No one enjoys opening their fridge’s produce drawers to find fresh herbs that’ve turned black or become slimy with decay. Here’s how to maximize their freshness: Store your herbs upright, not laying flat.
Trim the stems of herbs and place them upright in a jar filled with a bit of water; cover with a plastic bag with holes. Or, go eco-friendly and skip the plastic: Trim the stem ends and loosely wrap herbs in a damp paper towel. Then, seal in a zip-top reusable bag and refrigerate.
If you’re working with particularly finicky or delicate herbs that can wilt quickly and turn black in no time inside the fridge, like basil, try keeping your herbs upright on your windowsill instead.
Go beyond cilantro
Sure, cilantro is the most popular fresh herb mixed into many types of salsa. But it isn’t your only option – and you shouldn’t be afraid to get creative!
You can play around with common herbs like parsley, basil, oregano and even mint to alter your salsa’s flavor profile. The basic ingredients are versatile, and adding in new spices can create a completely different result. If you’re making a salsa that includes fruit, like mangoes, peaches, pineapples or strawberries, mint is an especially great addition.
Add heat for some extra sweetness
While many salsas are made with raw ingredients to deliver a satisfying, refreshing flavor (looking at you, pico de gallo!), you can change the flavor by adding some heat. No, we don’t mean more chiles; we’re talking about heating up the ingredients themselves.
When you use raw tomatoes, onions, jalapeños and fresh herbs, you’re making what’s called a salsa cruda. It’s a great choice as a snack, a chilled dip or a topping for various dishes. But if you cook your salsa, you can completely change it. Roasted salsas use cooked ingredients (often the very same ingredients you’d find in most salsa cruda varieties), placed in the oven or charred over the flames of a grill or gas stovetop burner. This gives the tomatoes, garlic, onions and chiles a smokier and richer flavor – and some surprising sweetness. It also makes for a liquid, sauce-like salsa.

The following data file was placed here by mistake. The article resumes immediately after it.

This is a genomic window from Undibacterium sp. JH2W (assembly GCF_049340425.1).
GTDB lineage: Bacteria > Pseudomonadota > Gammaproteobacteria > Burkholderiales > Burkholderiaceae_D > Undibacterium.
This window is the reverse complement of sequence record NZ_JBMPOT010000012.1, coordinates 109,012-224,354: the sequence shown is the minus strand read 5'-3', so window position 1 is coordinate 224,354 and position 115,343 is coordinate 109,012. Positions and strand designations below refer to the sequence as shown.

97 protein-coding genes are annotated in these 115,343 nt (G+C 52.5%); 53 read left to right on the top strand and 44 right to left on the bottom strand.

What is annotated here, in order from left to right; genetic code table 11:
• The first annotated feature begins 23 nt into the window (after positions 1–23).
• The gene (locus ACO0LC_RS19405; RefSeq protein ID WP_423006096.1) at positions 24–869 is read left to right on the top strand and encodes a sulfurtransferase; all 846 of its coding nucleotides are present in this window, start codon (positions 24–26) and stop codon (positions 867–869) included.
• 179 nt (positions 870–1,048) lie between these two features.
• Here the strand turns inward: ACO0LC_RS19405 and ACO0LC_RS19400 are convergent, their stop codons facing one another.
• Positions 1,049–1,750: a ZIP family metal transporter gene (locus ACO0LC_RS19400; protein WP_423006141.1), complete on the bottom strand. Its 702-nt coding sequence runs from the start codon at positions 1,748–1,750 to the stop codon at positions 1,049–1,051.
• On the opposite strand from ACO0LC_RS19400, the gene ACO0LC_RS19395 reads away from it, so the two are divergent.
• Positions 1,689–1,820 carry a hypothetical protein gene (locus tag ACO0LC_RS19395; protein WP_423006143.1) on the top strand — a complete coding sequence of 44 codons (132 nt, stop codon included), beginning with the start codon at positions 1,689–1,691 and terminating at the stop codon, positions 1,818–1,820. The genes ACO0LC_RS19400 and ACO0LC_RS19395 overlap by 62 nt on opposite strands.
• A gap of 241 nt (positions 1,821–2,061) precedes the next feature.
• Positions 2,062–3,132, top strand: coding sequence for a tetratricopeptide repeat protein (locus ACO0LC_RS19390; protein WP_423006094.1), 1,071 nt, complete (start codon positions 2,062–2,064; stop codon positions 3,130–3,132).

Aim for plenty of color and texture
Unsure how to customize your salsa or change up the recipe? Think color and texture. A classic salsa has vibrant red tomatoes, bright green cilantro and jalapeño peppers, translucent onions – and if you want to add more, go for additional colors and make it a rainbow. You can add in orange or yellow bell peppers, kernels of yellow corn, darker chile varieties or light white-to-yellow pineapple. Keep texture in mind, too. Onions and peppers can deliver a bit of a crunch, while the juiciness of tomatoes is one of the best parts of salsa; you can add in more crunch or other juicy ingredients to change the balance.Section divider